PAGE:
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  • aftalion24 November 2002
    This is a movie from another era. When Paris was another city. Beautiful but decrepit, as it was just after the war. The plot is also old fashioned. But it works and keeps you gessing who the murderer (murderess) is. The movie's biggest assets are the actors: some of the best French cinema had to offer. Especially the beautiful Madeleine Robinson.
  • kinsayder13 April 2009
    When the promiscuous concierge of a Paris apartment block is murdered, it seems that half the residents of her building had a motive and opportunity to kill her. Inspector Brénot is stumped, so he asks a female friend who lives in the building to make discrete enquiries on his behalf. He doesn't realise how dangerous the assignment is about to become...

    Though "Minuit... Quai de Bercy" is written like a whodunit, it doesn't play the whodunit game altogether fairly, withholding vital information we need to deduce the culprit until the last few minutes. The movie proceeds by throwing up one prime suspect after another, each with a secret to hide that may or may not be related to the murder.

    The most entertaining of these is Erich von Stroheim, doing a star turn as a religious zealot who hangs around strip joints - in order to distribute pamphlets about Jesus, you understand. He was 67, and looks old and tired, though his tirade at the strip club patrons is the highlight of the movie. There are some decent performances among the other residents/suspects, though few of these characters are fleshed out adequately by the script. As Inspector Brénot, the flabbily nondescript Georges Randax made me long for him to hand the case over to Jean Gabin, perhaps, or Paul Meurisse. It would have made the flirtatious scenes with Madeleine Robinson, as the amateur snoop, easier to stomach.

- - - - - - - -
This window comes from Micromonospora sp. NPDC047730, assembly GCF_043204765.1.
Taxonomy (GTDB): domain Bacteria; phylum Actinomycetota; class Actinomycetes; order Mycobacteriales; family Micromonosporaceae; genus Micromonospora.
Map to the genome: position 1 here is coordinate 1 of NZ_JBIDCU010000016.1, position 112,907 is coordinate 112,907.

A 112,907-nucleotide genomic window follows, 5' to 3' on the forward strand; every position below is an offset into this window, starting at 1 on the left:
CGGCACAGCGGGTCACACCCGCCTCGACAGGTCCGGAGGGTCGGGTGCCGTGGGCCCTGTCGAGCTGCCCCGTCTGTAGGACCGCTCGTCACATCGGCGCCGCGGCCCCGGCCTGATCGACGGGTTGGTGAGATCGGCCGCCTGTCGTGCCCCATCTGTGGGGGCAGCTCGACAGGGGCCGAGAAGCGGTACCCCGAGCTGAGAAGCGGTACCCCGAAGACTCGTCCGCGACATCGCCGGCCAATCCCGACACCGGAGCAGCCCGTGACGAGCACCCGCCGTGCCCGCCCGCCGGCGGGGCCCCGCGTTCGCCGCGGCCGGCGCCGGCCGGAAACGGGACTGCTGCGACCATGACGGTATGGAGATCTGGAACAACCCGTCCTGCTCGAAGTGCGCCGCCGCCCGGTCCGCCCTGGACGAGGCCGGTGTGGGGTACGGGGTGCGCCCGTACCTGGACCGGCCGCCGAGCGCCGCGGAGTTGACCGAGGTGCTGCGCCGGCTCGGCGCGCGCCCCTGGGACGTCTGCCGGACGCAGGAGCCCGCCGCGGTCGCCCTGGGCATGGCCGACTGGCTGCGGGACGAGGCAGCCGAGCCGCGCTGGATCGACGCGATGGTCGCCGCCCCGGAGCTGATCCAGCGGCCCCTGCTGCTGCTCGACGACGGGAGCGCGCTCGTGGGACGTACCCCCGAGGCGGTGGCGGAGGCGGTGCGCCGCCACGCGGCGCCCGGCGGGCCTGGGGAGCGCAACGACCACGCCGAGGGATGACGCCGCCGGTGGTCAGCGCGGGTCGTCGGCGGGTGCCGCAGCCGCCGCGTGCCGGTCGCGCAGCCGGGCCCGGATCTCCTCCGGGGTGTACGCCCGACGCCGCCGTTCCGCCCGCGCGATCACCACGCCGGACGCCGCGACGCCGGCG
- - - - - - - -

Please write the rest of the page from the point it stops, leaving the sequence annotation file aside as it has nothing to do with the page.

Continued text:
This is not the worst example of its genre, by a long way, and I found myself watching to the end out of curiosity (and fascinated by Stroheim, who spends most of the last act shouting "Jo!"). For more entertaining and ingenious French whodunits, try Georges Lacombe's "Le Dernier des six" and Clouzot's "L'Assassin habite... au 21".
  • Warning: Spoilers
    This is a potentially outstanding thriller rendered mediocre by an inept journeyman director. The wonderful actress Madeleine Robinson is top-billed and deservedly so and whilst the plot - a good-time girl/concierge of an apartment building is murdered and virtually every tenant is in the frame - owes something to the pre-war (1939) Derriere la facade it also nods generously to Agatha Christie who possibly invented the multi-suspect crime story. Eric von Stroheim, who spent three separate periods in France pre and post second World War during which he made many, many more films than the one he is best remembered for, Renoir's Le Grande Illusion, weighs in with a nice turn as a peripatetic preacher who makes the rounds of strip clubs touting the gospel but the director lets himself down by a last minute denouement of the killer without offering a clue(s) as to the identity. Nevertheless it's well worth a look.
  • dbdumonteil24 February 2013
    Christian Stengel's fourth attempt at a thriller after "Seul Dans La Nuit" "Rome Express" and "Pas De Pitié Pour Les Femmes" ,"Minuit" takes Yves Mirande's "Derrière La Façade" pattern and tights it up:the screenplay is more satisfying and the movie does not look like a stream of stars ;actually only two members of the cast really stand out :Von Stroheim as an ominous prophet,asking all people to repent before God's wrath strikes them;and the stunning Madeleine Robinson,whose acting is so subtle and so brilliant she makes Irene an unusual character.Robinson is that kind of old wave French actress who,like Signoret,Arletty or Darrieux ,can carry a movie on her shoulders.Apart from them,there is also handsome Philippe Lemaire,the romantic male lead of the era,as a Latin teacher,and Francis Blanche ,who would become a very famous stand up comic ,as a libidinous grocer.

    This is rather smart whodunit ,in the grand tradition of Agatha Christie:all people around had a reason to murder the concierge(building care-taker:the word "concierge" has grown slightly demeaning and is not really used anymore) and a captain investigates ,helped by a younger Miss Marple .

    The director ,probably influenced by Duvivier's " Sous Le Ciel De Paris"(1950),begins his story with a voice over telling us that Paris is a world ,blah ,blah ,blah..."

    Best moment:the captain is given a photograph and the viewer sees the reflection of the culprit on a mirror.